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Succinylcholine: Adverse Effects (Nursing)

by Prof. Lawes

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    00:00 Well, that sucks. Yeah, now we're going to talk about the somewhat darker side of succinylcholine. If the patient has low pseudocholinesterase activity, meaning ase is an enzyme and it goes after the choline, right, the acetylcholine. If there is low enzymatic activity, then you're not going to have this rapid degrade that we're used to. So, it's going to hang around a lot longer. That means that in some patients paralysis could last for hours. So, it's not supposed to, but if they don't have enough of that enzyme, it could last for hours. So, you're going to want to watch that patient very closely. We know how the drug is supposed to work, but we also know occasionally you may experience this effect with your patient.

    00:48 Between 10% and 70% of patients that get succs experience postoperative muscle pain. Yeah, that sucks too. So, 10% to 70% is a really wide range, but they could have some type of postoperative muscle pain. So, that's important, that nurses who are caring for a patient after a procedure or surgery know that the patient received this medication. Now, it's most common in the neck, shoulders, and back. So, if patients are complaining about back pain, it might be a result of that medication. The pain develops 12 to 24 hours after the surgery, and it may hang around for several hours to several days. So, you know where it develops usually, neck, shoulders, and back; may develop within 12 to 24 hours after surgery; and we think it might be caused because of the muscle contractions that occur during that initial phase of acetylcholine action. So, this drug in particular, a wide range of patients may or may not have this experience. So, if I'm taking care of a patient, it could likely be the next shift before the patient starts to complain of this feeling. So, know to expect it, know it can happen, and just help your patient become more comfortable. Well, this one sucks too, hyperkalemia. See succs promotes the release of potassium from the tissues. So, after a patient has had this medication, I'm going to want to keep an eye on that. Now, rarely the potassium release is sufficient to cause severe hyperkalemia. So, we might notice a little bump up in it, but it shouldn't be anything too severe. There have been a few patients, rare, but it has happened, that resulted in cardiac arrest from the hyperkalemia. Again, this is very rare that it happens.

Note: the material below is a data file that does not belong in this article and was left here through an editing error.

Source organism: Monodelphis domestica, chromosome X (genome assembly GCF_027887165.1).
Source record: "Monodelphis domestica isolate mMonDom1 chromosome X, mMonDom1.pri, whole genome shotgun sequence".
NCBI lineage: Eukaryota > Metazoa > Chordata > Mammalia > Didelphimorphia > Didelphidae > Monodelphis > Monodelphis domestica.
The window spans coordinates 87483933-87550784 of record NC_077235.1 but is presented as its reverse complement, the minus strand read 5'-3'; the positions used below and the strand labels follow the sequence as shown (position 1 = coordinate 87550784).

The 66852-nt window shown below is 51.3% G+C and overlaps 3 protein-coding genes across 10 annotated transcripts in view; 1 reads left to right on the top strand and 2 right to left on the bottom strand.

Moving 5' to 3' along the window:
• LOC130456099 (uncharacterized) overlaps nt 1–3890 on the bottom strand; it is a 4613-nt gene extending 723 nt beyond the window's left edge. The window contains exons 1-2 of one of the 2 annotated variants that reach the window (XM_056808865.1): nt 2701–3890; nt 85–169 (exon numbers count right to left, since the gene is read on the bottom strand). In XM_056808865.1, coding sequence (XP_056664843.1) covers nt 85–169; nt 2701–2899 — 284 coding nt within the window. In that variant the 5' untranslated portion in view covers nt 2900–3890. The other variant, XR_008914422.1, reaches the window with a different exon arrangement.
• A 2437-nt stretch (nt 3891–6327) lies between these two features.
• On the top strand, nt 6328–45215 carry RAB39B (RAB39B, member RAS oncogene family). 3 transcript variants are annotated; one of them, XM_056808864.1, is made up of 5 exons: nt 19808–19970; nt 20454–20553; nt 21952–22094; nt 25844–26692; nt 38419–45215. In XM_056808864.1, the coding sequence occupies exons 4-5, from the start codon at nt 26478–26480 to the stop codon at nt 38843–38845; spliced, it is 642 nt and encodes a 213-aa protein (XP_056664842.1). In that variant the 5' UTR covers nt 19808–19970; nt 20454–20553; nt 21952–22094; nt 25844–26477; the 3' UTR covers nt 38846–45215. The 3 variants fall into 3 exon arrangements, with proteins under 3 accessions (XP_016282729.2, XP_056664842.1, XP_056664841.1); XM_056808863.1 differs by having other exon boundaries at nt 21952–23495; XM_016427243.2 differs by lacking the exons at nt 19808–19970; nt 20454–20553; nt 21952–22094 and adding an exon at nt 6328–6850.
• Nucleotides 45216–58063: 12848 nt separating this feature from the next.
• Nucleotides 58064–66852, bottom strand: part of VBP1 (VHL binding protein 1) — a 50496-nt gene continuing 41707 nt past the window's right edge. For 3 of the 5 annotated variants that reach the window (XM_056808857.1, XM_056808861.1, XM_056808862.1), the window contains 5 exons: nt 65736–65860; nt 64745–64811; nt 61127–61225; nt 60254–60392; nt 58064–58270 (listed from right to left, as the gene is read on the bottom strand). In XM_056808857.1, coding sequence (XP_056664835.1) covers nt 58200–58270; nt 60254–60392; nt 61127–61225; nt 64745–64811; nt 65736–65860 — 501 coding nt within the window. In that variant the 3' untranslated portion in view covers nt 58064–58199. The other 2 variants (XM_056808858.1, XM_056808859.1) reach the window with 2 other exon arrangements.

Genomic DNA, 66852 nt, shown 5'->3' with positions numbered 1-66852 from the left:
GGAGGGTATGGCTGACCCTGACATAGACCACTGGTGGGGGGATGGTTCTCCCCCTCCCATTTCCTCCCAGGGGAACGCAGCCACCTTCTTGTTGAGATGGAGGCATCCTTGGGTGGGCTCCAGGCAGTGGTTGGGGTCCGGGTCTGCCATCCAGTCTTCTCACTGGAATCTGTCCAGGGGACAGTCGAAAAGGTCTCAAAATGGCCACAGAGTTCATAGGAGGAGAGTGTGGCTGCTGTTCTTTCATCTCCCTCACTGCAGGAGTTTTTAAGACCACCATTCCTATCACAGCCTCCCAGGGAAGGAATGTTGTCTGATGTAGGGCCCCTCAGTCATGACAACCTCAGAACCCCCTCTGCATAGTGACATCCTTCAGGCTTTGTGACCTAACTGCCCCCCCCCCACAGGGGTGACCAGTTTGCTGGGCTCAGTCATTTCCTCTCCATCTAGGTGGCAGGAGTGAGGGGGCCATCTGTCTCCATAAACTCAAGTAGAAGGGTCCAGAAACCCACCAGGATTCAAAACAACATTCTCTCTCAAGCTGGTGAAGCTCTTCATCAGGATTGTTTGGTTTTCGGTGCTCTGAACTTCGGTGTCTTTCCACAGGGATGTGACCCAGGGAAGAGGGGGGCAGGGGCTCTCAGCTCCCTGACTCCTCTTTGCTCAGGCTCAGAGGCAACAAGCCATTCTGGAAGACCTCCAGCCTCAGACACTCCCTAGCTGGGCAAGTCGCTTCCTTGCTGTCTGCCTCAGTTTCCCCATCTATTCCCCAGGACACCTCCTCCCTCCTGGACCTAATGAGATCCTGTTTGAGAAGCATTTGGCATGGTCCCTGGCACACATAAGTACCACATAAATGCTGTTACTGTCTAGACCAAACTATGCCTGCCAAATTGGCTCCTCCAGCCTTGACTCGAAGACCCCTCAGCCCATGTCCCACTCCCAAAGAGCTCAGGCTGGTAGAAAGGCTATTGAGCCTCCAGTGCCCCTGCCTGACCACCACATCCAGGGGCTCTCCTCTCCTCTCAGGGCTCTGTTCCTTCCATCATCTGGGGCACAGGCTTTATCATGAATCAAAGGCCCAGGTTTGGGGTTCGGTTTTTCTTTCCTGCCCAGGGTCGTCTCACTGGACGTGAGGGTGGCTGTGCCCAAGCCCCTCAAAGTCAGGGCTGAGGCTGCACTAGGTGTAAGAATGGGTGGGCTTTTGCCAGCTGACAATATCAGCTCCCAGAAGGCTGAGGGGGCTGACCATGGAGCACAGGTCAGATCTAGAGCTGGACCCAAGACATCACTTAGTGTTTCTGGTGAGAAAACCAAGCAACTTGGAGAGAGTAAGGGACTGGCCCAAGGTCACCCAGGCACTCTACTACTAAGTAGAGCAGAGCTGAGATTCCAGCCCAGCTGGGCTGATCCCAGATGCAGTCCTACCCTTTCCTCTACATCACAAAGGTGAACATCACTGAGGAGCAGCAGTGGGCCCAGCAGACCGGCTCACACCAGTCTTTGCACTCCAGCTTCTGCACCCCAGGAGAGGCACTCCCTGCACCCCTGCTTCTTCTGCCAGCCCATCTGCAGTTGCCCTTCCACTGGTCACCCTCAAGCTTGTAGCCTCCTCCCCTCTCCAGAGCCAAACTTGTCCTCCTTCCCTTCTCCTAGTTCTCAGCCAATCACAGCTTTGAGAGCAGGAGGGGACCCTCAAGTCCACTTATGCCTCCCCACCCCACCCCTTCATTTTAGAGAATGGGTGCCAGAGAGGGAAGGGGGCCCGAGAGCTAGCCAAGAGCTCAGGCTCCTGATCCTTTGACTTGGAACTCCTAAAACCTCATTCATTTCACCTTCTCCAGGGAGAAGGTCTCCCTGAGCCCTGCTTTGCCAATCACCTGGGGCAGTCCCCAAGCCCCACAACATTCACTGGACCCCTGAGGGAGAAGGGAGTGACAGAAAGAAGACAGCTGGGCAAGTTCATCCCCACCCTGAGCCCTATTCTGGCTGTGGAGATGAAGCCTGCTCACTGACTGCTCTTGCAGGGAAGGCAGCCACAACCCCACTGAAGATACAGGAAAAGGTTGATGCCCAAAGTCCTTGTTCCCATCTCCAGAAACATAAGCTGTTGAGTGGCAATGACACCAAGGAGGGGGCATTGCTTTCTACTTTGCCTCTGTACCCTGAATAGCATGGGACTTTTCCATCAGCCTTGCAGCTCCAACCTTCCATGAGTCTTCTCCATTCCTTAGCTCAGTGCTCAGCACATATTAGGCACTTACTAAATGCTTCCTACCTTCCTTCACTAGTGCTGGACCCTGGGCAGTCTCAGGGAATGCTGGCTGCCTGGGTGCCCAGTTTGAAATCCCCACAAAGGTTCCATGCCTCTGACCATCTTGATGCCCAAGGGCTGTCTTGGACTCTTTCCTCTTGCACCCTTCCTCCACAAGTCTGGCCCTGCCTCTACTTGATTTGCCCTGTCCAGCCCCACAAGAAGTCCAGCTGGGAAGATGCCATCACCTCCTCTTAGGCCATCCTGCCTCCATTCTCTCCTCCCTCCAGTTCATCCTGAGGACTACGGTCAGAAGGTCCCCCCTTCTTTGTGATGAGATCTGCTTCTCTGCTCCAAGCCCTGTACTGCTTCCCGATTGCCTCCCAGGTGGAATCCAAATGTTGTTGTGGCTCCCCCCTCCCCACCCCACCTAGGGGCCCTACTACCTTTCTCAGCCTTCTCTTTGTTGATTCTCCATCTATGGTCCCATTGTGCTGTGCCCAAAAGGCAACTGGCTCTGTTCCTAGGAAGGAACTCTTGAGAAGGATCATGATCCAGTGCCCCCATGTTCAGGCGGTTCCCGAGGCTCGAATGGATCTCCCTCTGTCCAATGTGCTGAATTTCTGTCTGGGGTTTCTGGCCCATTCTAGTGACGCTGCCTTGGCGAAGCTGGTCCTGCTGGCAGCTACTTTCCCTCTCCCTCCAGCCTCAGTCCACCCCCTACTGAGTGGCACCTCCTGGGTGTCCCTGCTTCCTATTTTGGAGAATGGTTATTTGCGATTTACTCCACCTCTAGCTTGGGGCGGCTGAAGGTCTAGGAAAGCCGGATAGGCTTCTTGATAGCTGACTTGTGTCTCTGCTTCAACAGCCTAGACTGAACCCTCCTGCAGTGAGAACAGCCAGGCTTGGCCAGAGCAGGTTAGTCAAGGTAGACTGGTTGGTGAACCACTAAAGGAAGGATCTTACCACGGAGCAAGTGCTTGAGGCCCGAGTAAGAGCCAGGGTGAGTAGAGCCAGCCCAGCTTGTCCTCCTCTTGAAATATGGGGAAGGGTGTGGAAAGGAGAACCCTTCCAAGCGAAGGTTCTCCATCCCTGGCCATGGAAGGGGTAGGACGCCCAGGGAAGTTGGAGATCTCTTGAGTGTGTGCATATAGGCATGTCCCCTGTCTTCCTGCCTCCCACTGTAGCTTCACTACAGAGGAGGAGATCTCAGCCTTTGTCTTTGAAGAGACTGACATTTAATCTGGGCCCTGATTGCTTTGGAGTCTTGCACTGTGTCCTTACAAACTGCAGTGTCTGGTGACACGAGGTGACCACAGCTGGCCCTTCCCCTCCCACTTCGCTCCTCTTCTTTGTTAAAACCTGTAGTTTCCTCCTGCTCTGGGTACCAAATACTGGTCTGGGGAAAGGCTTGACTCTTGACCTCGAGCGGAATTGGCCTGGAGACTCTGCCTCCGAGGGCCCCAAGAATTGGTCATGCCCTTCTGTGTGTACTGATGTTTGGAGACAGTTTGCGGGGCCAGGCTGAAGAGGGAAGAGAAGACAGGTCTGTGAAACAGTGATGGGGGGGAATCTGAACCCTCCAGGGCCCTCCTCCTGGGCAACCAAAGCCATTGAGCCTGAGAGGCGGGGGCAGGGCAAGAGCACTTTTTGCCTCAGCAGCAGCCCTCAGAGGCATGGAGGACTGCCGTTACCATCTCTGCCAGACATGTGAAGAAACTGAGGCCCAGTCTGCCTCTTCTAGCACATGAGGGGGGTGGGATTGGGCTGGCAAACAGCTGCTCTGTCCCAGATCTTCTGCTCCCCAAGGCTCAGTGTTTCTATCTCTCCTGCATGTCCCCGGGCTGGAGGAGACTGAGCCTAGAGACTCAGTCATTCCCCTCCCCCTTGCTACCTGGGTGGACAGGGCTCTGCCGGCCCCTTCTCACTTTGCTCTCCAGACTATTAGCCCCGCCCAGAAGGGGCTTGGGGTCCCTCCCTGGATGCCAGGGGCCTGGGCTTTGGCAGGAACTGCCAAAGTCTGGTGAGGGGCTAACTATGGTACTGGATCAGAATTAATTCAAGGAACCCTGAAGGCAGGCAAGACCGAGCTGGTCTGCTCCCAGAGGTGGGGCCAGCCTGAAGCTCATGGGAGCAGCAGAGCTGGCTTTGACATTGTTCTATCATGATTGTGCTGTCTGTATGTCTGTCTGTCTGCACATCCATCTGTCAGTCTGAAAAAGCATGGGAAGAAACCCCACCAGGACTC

02:42 Significant hyperkalemia is most likely to occur in patients that have had major burns, multiple trauma, they've had some really severe demyelination of the skeletal muscle or the upper motor neuron injury. So, this is not something that happens very often, but when it does it can have a really bad outcome. So, death from the cardiac arrest has happened. The people that were most likely to have significant high potassium though have had some really significant injuries, major burns, multiple trauma, denervation of skeletal muscle or upper motor neuron injury. Okay, so you want to remember now that hyperkalemia is a risk that could happen, does not happen very often, but when it does could be really negative. Now, this one really sucks. Some patients have a genetic risk of malignant hyperthermia. Okay, this is life-threatening So, when they get the succs, afterwards this is the response that they have. Now, malignant hyperthermia is life-threatening, it's a crisis, and it can be fatal if not treated immediately.